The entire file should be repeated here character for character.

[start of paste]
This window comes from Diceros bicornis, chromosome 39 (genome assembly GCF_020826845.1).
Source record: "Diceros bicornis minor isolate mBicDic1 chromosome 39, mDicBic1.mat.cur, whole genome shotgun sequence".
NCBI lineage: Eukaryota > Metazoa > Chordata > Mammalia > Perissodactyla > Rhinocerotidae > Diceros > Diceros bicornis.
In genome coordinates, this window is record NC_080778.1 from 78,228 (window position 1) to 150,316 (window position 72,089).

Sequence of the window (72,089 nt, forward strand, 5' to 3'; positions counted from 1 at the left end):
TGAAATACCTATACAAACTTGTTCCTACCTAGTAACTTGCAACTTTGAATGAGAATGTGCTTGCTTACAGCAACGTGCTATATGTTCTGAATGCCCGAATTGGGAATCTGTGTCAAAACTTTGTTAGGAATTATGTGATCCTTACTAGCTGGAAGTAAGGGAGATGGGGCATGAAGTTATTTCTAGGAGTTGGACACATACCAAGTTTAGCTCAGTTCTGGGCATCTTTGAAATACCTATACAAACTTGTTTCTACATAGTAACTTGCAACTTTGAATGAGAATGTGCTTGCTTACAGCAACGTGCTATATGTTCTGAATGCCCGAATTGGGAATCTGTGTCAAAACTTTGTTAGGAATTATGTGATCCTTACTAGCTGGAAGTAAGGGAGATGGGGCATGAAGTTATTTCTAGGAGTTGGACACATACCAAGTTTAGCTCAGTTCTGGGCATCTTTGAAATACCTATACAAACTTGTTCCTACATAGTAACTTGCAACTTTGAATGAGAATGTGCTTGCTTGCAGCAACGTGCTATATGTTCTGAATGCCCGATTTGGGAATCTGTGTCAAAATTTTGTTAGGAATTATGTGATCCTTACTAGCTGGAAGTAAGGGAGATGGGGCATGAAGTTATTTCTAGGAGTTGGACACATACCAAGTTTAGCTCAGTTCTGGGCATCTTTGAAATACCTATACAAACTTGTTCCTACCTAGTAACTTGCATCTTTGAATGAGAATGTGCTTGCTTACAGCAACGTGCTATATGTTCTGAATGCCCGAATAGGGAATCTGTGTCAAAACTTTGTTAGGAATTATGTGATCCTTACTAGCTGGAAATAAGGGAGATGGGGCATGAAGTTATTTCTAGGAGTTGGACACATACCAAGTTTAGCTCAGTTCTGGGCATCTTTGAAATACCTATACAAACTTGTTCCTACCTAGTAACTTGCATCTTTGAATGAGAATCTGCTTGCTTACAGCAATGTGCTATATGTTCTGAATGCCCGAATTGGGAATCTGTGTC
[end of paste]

This window comes from Diceros bicornis, chromosome 39 (genome assembly GCF_020826845.1).
Source record: "Diceros bicornis minor isolate mBicDic1 chromosome 39, mDicBic1.mat.cur, whole genome shotgun sequence".
NCBI lineage: Eukaryota > Metazoa > Chordata > Mammalia > Perissodactyla > Rhinocerotidae > Diceros > Diceros bicornis.
In genome coordinates, this window is record NC_080778.1 from 78,228 (window position 1) to 150,316 (window position 72,089).

Sequence of the window (72,089 nt, forward strand, 5' to 3'; positions counted from 1 at the left end):
TGAAATACCTATACAAACTTGTTCCTACCTAGTAACTTGCAACTTTGAATGAGAATGTGCTTGCTTACAGCAACGTGCTATATGTTCTGAATGCCCGAATTGGGAATCTGTGTCAAAACTTTGTTAGGAATTATGTGATCCTTACTAGCTGGAAGTAAGGGAGATGGGGCATGAAGTTATTTCTAGGAGTTGGACACATACCAAGTTTAGCTCAGTTCTGGGCATCTTTGAAATACCTATACAAACTTGTTTCTACATAGTAACTTGCAACTTTGAATGAGAATGTGCTTGCTTACAGCAACGTGCTATATGTTCTGAATGCCCGAATTGGGAATCTGTGTCAAAACTTTGTTAGGAATTATGTGATCCTTACTAGCTGGAAGTAAGGGAGATGGGGCATGAAGTTATTTCTAGGAGTTGGACACATACCAAGTTTAGCTCAGTTCTGGGCATCTTTGAAATACCTATACAAACTTGTTCCTACATAGTAACTTGCAACTTTGAATGAGAATGTGCTTGCTTGCAGCAACGTGCTATATGTTCTGAATGCCCGATTTGGGAATCTGTGTCAAAATTTTGTTAGGAATTATGTGATCCTTACTAGCTGGAAGTAAGGGAGATGGGGCATGAAGTTATTTCTAGGAGTTGGACACATACCAAGTTTAGCTCAGTTCTGGGCATCTTTGAAATACCTATACAAACTTGTTCCTACCTAGTAACTTGCATCTTTGAATGAGAATGTGCTTGCTTACAGCAACGTGCTATATGTTCTGAATGCCCGAATAGGGAATCTGTGTCAAAACTTTGTTAGGAATTATGTGATCCTTACTAGCTGGAAATAAGGGAGATGGGGCATGAAGTTATTTCTAGGAGTTGGACACATACCAAGTTTAGCTCAGTTCTGGGCATCTTTGAAATACCTATACAAACTTGTTCCTACCTAGTAACTTGCATCTTTGAATGAGAATCTGCTTGCTTACAGCAATGTGCTATATGTTCTGAATGCCCGAATTGGGAATCTGTGTC